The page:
US 6205444 B1 Abstract The method of the present invention aligns a set of N sequences, where N is large. The alignment brings out the best commonality of the N sequences. The method is performed in two stages. A first stage involving discovering motifs, and a second stage involve motif pruning and sequence alignment. The present invention also provides an additional constraint, K, as a user defined control parameter. The additional parameter constrains the alignment of the N sequences to have at least K of the N sequences agree on a character, whenever possible, in the alignment. The alignment number, K, provides a natural constraint for dealing with a large number of sequences in that a commonality across most, if not all sequences is required to be detected.
Claims(39) 1. A method for aligning characters in character sequences, said method steps comprising:
identifying a plurality of motifs from the character sequences based on sub-sequences in the character sequence;
removing a subset of motifs from said plurality of identified motifs which prevent alignment of the character sequences; and
aligning the character sequences based on the remaining motifs.
2. The method according to claim
1, further comprising receiving as input from a user an alignment number, K, constraining the sequence alignment to have at least K of N character sequences agree on a character in said character sequence alignment.3. The method according to claim
1, wherein the step of identifying said plurality of motifs from the character sequences comprises identifying repeated character patterns that appear in at least two of said character sequences.4. The method according to claim
1, wherein said plurality of motifs identified from said character sequences are irredundant motifs.5. The method according to claim
1, wherein the step of removing a subset of motifs comprise those motifs whose removal maximizes the number of sequence characters in columns in the sequence alignment in which at least K seuquence characters are identical.6. The method according to claim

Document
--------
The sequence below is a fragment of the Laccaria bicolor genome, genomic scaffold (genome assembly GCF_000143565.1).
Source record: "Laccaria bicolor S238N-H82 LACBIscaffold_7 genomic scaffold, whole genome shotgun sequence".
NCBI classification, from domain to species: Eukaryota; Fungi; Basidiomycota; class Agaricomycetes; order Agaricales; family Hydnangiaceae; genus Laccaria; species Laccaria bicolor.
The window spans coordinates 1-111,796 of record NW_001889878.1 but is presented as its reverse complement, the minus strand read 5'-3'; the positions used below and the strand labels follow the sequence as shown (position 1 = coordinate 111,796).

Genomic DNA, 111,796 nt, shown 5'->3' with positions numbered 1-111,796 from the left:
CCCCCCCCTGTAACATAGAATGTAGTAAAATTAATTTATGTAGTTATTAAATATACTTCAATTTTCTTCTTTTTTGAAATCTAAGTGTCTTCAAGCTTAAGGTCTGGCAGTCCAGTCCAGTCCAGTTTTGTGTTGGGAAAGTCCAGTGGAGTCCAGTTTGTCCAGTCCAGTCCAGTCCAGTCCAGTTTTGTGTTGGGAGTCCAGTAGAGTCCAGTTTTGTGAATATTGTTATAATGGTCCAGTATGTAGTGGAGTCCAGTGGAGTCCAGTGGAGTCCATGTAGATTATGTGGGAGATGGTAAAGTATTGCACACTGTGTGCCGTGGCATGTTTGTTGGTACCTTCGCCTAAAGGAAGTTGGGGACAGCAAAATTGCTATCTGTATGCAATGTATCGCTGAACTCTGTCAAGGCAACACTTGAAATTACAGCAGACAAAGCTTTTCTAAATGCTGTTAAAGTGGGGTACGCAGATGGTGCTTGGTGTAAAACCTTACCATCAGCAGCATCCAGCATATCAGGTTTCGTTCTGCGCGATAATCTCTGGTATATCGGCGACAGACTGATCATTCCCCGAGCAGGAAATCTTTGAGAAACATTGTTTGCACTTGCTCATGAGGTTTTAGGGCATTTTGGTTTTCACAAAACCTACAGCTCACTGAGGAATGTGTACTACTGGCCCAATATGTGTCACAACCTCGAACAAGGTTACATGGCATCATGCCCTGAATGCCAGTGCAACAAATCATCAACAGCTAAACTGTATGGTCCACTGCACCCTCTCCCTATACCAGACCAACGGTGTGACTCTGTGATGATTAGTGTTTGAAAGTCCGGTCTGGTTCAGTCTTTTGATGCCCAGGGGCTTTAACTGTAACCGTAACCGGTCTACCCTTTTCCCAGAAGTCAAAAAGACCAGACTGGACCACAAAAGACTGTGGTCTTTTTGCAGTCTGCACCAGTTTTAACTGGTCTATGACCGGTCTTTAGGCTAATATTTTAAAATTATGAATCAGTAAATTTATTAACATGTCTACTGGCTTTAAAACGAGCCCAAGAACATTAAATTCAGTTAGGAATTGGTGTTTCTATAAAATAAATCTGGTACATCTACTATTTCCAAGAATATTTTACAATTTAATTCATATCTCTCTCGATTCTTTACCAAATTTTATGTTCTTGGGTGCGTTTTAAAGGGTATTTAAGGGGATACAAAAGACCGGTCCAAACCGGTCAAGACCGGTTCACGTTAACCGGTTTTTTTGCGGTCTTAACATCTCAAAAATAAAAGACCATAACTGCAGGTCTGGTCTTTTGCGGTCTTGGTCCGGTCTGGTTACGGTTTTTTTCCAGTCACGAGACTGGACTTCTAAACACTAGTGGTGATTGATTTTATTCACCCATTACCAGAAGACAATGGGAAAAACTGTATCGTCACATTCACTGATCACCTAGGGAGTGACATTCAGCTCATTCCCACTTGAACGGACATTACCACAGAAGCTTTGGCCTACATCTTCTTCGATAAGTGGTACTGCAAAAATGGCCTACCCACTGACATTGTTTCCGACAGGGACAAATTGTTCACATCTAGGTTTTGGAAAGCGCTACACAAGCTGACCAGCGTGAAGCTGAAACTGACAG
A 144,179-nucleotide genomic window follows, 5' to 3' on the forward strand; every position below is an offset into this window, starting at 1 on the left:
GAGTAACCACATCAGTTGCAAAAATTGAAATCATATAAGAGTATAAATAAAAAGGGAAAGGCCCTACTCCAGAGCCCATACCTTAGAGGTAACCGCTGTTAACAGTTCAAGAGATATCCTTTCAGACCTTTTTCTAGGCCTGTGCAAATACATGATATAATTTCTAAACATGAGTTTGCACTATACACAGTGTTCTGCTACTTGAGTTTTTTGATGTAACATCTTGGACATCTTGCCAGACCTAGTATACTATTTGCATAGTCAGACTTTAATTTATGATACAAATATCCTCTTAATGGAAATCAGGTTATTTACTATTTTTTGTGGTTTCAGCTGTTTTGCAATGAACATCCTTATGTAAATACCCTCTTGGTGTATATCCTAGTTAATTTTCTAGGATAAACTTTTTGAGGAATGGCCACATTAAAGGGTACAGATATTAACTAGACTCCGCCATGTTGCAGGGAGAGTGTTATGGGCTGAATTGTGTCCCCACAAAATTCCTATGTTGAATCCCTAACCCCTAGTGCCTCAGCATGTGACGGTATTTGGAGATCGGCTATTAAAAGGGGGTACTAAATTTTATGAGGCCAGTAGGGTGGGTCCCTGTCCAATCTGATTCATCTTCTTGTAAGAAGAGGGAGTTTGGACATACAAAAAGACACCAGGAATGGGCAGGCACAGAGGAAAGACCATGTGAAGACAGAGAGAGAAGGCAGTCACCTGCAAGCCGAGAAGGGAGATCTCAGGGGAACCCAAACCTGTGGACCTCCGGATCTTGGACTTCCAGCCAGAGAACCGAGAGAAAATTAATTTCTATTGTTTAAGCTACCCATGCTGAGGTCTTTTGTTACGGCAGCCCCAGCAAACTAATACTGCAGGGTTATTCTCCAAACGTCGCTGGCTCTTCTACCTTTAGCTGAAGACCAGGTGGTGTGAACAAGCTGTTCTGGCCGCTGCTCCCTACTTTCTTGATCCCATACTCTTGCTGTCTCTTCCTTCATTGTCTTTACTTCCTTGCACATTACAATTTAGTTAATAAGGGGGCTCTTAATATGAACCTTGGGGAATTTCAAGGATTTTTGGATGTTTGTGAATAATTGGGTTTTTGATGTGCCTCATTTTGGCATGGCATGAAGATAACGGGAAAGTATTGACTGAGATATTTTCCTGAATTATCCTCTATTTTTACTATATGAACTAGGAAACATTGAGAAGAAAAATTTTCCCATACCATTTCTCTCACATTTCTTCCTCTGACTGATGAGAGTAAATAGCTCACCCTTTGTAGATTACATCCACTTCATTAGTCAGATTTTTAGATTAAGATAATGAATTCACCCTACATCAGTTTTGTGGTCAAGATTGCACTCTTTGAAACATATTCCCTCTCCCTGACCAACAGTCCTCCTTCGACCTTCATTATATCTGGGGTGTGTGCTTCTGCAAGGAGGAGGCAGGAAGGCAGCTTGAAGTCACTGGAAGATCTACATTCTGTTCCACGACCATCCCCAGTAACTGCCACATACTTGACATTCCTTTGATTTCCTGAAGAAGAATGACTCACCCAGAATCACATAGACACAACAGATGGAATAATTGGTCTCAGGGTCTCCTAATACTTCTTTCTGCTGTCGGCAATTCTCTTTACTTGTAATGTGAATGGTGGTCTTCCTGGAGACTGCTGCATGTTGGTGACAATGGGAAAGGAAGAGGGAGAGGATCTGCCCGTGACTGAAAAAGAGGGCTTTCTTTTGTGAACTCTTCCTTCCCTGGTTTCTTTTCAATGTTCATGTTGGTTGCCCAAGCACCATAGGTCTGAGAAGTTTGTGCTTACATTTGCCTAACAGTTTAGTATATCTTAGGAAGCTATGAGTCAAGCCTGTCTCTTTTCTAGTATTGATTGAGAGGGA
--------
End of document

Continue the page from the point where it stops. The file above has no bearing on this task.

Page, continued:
5, wherein a weighted set covering algorithm is performed to maximize the number of sequence characters in each column in the sequence alignment in which at least K sequence characters are identical.7. The method according to claim
1, wherein the step of removing a subset of motifs comprise those motifs whose removal maximizes the number of characters in each column in the sequence alignment in which at least K characters are identical.8. The method according to claim
6, wherein a weighted set covering algorithm is performed to maximize the number of columns in the sequence alignment in which at least K characters are identical.9. The method according to claim
1, wherein the step of removing a subset of motifs from said plurality of identified motifs further comprises identifying offending motifs by constructing a directed graph comprising a plurality of vertices and directed edges between said plurality of vertices, wherein each of said plurality of vertices corresponds to one of said plurality of motifs.10. The method according to claim
9, wherein a first vertex in said directed graph will be connected to a second vertex when the motifs corresponding to the respective first and second vertexes occur simultaneously in at least one of said plurality of input sequences.11. The method according to claim
9, wherein the step of removing a subset of motifs further comprises identifying offending motifs which violate one or more infeasibility tests from said directed graph.12. The method according to claim
11, wherein said one or more infeasibility tests include a pairwise incompatibility test, a smallest cycles test, and a closed paths with inconsistencies test.13. The method according to claim
12, wherein said smallest cycles test comprises a depth first search on said directed graph.14. The method according to claim
12, wherein said closed paths with inconsistencies test comprises a breadth first search on said directed graph.15. The method according to claim
12, wherein said pairwise incompatibility test further comprises a domain crossing mismatch test and an overlap mismatch test.16. The method according to claim